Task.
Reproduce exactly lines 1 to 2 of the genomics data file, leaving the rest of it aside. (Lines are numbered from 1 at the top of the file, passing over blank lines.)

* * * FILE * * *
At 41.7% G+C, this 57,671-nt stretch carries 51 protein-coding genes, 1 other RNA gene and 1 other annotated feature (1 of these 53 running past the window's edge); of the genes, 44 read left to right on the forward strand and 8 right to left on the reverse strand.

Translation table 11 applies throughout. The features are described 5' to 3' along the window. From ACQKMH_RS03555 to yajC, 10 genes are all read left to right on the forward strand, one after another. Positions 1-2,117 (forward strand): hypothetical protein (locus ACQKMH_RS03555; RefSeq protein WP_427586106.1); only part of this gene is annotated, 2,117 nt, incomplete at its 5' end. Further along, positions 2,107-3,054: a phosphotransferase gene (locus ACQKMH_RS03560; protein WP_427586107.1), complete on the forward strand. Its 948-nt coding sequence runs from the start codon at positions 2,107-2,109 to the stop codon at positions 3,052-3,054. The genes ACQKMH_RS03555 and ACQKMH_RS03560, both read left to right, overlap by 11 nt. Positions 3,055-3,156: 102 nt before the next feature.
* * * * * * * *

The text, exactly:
At 41.7% G+C, this 57,671-nt stretch carries 51 protein-coding genes, 1 other RNA gene and 1 other annotated feature (1 of these 53 running past the window's edge); of the genes, 44 read left to right on the forward strand and 8 right to left on the reverse strand.

Translation table 11 applies throughout. The features are described 5' to 3' along the window. From ACQKMH_RS03555 to yajC, 10 genes are all read left to right on the forward strand, one after another. Positions 1-2,117 (forward strand): hypothetical protein (locus ACQKMH_RS03555; RefSeq protein WP_427586106.1); only part of this gene is annotated, 2,117 nt, incomplete at its 5' end. Further along, positions 2,107-3,054: a phosphotransferase gene (locus ACQKMH_RS03560; protein WP_427586107.1), complete on the forward strand. Its 948-nt coding sequence runs from the start codon at positions 2,107-2,109 to the stop codon at positions 3,052-3,054. The genes ACQKMH_RS03555 and ACQKMH_RS03560, both read left to right, overlap by 11 nt. Positions 3,055-3,156: 102 nt before the next feature.